Over the years I’ve seen, surprisingly enough, one hell of a lot of bands live; what else would you expect from a fifty year old whose first concert of choice was Motörhead in 1984? Amongst those many shows, I’ve even caught Gothenburg’s own Bombus twice on their sadly all too rare forays into the UK. The first, a few years ago, was as a four piece opening for the mighty Monster Magnet, and I was suitably impressed enough to buy their then current CD ‘The Poet and the Parrot’ at their merch stand. Jump forward a few years, and they were opening in Glasgow for Graveyard, having added a third guitarist to the line up, and played a hell of a good set. Naturally enough, I gravitated to the merch stand to congratulate the band and splash some cash, and after buying a trucker cap from them (at the writing of this review still yet to be worn; I have piles of unworn tour wear), and was told the new album would be out later this year. Well, time has moved on, and ‘Vulture Culture’ has landed.

From the off with the massive sound of ‘A Ladder – Not a Shovel’ the addition of a third guitar to line up is both obvious and necessary, the dense layered sound needing that extra player to recreate the album live. Think of the famous twin guitar attack of classic Thin Lizzy, a band that so obviously influences Bombus with their hard rock feel, but with an even thicker sound; solos duel against each other whilst the riff continued unabated, and when they all combine with the artillery barrage of the bass and drums the band create a sound guaranteed to have even the most static and reticent of heads banging.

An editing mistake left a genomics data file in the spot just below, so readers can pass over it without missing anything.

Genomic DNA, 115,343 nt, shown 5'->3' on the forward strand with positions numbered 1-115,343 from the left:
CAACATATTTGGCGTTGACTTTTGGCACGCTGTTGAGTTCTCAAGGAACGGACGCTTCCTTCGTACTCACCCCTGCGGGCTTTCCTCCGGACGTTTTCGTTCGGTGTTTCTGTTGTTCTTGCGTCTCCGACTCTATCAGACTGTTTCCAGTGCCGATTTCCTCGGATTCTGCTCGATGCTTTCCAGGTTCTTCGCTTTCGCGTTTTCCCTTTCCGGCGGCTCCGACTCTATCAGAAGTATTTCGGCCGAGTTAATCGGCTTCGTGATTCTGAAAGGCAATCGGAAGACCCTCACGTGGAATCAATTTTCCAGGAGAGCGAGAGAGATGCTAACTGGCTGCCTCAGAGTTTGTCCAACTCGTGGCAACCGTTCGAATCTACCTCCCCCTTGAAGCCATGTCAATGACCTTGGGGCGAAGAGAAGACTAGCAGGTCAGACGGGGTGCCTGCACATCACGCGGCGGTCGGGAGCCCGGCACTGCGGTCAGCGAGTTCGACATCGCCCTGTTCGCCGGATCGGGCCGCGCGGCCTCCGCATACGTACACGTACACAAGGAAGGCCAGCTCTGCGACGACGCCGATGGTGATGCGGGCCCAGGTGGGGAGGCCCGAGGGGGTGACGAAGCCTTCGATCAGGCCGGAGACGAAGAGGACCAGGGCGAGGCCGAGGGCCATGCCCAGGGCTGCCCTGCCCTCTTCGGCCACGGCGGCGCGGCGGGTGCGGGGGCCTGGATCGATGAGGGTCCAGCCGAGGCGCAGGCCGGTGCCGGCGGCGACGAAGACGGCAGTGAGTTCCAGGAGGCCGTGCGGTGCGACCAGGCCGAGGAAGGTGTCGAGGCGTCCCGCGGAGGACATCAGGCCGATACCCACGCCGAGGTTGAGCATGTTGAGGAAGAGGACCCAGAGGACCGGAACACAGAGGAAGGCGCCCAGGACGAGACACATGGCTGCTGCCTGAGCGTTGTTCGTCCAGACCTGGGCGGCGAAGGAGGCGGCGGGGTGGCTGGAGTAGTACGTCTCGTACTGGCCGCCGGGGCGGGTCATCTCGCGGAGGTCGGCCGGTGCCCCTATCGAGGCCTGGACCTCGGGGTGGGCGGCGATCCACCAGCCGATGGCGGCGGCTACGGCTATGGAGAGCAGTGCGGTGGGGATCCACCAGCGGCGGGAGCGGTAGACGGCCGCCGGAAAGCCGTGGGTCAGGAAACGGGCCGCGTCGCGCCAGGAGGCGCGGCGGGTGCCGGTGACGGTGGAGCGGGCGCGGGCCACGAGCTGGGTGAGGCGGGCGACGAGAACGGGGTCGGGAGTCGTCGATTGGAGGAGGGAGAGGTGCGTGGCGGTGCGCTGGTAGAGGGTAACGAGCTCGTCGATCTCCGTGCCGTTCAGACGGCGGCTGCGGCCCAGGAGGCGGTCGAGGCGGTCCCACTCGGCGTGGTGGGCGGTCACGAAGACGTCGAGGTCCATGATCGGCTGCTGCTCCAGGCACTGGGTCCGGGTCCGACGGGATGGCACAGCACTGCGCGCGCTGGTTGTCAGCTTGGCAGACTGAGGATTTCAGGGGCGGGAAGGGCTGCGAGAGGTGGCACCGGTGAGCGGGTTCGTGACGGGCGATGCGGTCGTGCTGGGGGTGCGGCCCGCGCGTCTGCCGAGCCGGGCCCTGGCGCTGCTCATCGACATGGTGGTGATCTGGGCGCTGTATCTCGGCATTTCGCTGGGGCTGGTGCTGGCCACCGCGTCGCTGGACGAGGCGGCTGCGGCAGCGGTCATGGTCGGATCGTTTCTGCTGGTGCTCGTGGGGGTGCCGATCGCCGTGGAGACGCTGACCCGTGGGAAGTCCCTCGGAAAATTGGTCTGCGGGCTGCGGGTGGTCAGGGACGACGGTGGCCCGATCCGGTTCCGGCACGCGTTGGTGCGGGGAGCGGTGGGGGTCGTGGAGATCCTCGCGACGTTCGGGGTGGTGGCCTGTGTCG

The heavy goodness continues unabated into ‘(You Are All Just) Human Beings’, the shared vocals of Matte and Feffe being every bit as hard hitting as the music, whilst a bit of a Prog sound creeps in with their lead single ‘Mama’ hints of ‘Another Brick In The Wall’ threading through with the kick against parental authority and the school ground chant of children backing up the chorus and closing out the track. The lighter side of ‘Bombus’ is highlighted in ‘It’s All Over’, showing the band is not just an all-out riff machine, it having the initial feel of a massive rock ballad, but managing not to fall into that bloated territory by anchoring itself in darkly delivered and embittered lyrics of self-loathing and insecurity rather than the cheesy onanistic lovefest such music normally accompanies when delivered by the likes of a bouffant and bleached Bon Jovi.

The heaviness returns with the Lemmyesque gut punch of ‘In The Shadows’, itself followed by the bombast of ‘We Lost a Lot of Blood Today’, all before the title track swaggers in with its snarling contempt for the hedonistic and self-obsessed world the band find themselves a part of. Fortunately not all is negative and nihilistic, and even the rightful cynicism of the lyrics of album closer ‘Feeling Is Believing’ is set to a sound track loaded with infectious beats and rhythms to have feet stomping and fists pumping.

Bombus is not some preachy political band, but unlike the slew of shallow self-referential and disposable acts that fill the popular charts, they are willing to reflect the darker worries and concerns of the world we live in. However, rather than doing so to be a deliberate downer, they seem to do so with a simple honesty, and deliver their feelings with music that can only help offer hope and lift the spirit with its visceral tempos. Having seen them produce this music recently live as a support act, I can only hope to catch them as a headliner with a full set, so how about showing the band some love and spending some cash on them? You should not be disappointed.

(8/10 Spenny)